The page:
First Trust, the Wheaton, Ill.-based money management firm behind the AlphaDex ETFs, today is launching an actively managed preferred stock ETF that looks to join a roster of income-seeking strategies, but through active management.
Indeed, the First Trust Preferred Securities and Income ETF (NYSEArca: FPE) is the market’s first actively managed strategy to tap into preferred stocks—shares that behave similarly to corporate bonds because of their steady distributions, but with equitieslike features. The fund has a focus on finding the best relative values in the market.
FPE, which comes with an expense ratio of 0.85 percent, will invest in preferred and debt securities, but unlike most other indexed preferred strategies that tend to carry a heavy focus on financials, it will strive to be diversified on a sector level, First Trust’s Ryan Issakainen told IndexUniverse.
The launch marks yet another attempt by an ETF provider to cater to investor demand for income-generating strategies at a time when yields remain compressed in the more traditional fixed-income instruments such as Treasurys due to monetary policies that have kept interest rates at near-zero levels.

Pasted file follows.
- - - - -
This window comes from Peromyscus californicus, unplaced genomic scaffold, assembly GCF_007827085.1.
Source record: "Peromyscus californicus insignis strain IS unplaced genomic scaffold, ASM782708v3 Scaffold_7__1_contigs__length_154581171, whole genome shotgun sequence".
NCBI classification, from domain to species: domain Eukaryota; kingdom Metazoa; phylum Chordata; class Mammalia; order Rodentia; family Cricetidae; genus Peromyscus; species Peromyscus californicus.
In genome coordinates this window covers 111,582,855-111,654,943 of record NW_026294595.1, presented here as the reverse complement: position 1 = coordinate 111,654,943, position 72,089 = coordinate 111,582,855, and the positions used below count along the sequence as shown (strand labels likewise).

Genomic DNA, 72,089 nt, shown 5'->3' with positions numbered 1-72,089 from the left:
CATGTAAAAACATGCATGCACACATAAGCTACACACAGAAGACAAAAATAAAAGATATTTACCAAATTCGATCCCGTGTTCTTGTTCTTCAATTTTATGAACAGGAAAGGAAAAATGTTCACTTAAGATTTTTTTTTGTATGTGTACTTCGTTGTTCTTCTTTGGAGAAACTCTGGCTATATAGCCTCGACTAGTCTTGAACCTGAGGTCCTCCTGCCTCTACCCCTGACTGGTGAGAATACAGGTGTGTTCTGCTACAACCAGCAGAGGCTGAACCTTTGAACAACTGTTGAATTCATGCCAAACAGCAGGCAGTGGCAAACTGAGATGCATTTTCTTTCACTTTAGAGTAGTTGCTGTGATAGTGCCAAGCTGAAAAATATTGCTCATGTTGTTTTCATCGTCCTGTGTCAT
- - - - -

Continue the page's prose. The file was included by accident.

FPE's yield is currently estimated at around 5.5 to 6 percent, Issakainen said, in a strategy that ultimately seeks to provide investors with an opportunity to capitalize on the “nuances” of the preferred securities markets, such as its currently bigger-than-normal spread over Treasurys and the segment’s low correlation to other asset classes and the broader market through active management.
“Preferred securities have historically proven to be a more reliable source of income than common stocks as they are senior in the capital structure, have produced a more stable stream of income and have been less volatile,” First Trust said in paperwork it published on its website.
FPE will join others in the space like the behemoth $11.36 billion iShares S&P Preferred Stock Index Fund (NYSEArca: PFF)—a fund that allocates 40 percent to what it calls “diversified financials” and 25 percent to banks—and the PowerShares Financial Preferred Portfolio (NYSEArca: PGF), which has gathered $1.78 billion since inception.
Stonebridge Advisors, who will act as the fund’s subadvisor, will also actively manage risk exposure to fluctuations in interest rates by controlling the duration of the portfolio, Issakainen said.
The fund first went in registration in the fall of 2011.
Investors have fewer—but better—choices.
Sometimes what’s behind a very high dividend yield is truly surprising.
For VIX-related ETFs to work as that ‘magical’ hedge, you have to time the market. Good luck with that.
But this new product is different than other euro-hedged funds.